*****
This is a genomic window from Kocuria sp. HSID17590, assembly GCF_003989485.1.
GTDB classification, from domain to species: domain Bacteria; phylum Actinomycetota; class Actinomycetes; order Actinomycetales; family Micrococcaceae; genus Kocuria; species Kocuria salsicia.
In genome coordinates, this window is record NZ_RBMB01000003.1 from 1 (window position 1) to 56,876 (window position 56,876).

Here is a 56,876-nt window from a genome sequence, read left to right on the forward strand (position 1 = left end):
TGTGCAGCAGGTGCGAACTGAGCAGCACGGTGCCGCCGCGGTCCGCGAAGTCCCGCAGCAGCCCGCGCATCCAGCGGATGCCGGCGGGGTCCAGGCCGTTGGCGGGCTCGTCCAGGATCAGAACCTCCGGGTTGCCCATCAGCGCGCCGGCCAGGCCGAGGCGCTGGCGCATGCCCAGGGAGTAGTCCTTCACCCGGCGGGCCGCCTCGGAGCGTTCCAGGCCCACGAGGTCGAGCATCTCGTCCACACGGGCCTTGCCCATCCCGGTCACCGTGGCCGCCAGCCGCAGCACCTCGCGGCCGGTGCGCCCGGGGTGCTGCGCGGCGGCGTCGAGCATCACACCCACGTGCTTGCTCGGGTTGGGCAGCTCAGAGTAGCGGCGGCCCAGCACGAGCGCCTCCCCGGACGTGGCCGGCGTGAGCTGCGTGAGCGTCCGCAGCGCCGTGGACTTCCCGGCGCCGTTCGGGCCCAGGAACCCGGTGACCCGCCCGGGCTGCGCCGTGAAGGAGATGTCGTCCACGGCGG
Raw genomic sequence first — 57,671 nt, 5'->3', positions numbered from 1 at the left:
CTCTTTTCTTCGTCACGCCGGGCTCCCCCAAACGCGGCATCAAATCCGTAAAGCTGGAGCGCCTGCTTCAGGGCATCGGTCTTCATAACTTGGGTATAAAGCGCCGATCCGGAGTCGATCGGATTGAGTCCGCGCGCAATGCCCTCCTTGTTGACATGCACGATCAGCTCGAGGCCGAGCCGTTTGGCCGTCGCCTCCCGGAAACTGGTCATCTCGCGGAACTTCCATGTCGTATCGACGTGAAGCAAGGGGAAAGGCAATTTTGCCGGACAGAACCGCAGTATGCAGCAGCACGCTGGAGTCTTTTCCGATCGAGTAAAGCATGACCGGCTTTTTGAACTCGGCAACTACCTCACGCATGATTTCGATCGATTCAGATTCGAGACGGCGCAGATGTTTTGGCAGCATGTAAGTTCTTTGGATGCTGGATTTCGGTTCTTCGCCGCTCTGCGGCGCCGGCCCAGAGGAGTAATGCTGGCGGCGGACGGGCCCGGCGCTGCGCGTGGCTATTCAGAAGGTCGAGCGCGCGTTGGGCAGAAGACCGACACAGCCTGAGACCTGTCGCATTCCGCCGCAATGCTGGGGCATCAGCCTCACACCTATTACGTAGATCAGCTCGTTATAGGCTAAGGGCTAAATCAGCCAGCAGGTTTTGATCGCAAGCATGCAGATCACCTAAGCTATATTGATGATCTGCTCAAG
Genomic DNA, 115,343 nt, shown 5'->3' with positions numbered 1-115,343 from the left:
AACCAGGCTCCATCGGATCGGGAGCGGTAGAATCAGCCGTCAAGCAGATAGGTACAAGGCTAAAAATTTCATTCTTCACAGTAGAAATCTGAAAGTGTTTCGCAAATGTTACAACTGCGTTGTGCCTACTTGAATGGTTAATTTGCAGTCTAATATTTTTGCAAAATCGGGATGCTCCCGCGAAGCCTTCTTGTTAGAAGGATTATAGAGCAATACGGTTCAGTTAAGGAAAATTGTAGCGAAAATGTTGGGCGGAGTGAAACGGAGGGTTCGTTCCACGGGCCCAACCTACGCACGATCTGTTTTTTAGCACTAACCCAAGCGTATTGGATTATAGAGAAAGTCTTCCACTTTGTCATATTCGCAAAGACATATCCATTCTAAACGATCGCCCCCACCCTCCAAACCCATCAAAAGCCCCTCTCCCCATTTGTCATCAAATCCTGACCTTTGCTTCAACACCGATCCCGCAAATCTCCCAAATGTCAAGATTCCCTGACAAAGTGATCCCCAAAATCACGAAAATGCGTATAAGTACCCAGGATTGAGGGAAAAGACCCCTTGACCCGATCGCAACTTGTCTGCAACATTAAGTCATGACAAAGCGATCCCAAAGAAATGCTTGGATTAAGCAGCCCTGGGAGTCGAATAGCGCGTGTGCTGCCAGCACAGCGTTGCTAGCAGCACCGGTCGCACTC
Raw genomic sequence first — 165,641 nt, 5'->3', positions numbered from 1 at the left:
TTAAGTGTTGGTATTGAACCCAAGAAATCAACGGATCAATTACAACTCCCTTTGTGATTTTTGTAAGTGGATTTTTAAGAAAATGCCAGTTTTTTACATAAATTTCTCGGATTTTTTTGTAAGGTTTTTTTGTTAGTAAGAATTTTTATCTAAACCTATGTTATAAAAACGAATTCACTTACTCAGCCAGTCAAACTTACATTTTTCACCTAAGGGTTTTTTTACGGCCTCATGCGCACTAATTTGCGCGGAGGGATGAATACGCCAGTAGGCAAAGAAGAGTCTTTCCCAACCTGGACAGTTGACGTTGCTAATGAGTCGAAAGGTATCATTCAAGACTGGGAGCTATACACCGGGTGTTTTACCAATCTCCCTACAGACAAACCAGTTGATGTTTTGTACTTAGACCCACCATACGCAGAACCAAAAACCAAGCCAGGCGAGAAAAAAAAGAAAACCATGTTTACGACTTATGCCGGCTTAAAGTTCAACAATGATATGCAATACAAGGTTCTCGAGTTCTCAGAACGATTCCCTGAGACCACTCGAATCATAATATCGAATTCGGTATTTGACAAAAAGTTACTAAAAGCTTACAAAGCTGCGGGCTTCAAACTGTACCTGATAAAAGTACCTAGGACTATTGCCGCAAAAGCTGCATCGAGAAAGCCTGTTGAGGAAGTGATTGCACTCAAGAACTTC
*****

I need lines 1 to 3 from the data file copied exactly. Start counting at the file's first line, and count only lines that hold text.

This is a genomic window from Kocuria sp. HSID17590, assembly GCF_003989485.1.
GTDB classification, from domain to species: domain Bacteria; phylum Actinomycetota; class Actinomycetes; order Actinomycetales; family Micrococcaceae; genus Kocuria; species Kocuria salsicia.
In genome coordinates, this window is record NZ_RBMB01000003.1 from 1 (window position 1) to 56,876 (window position 56,876).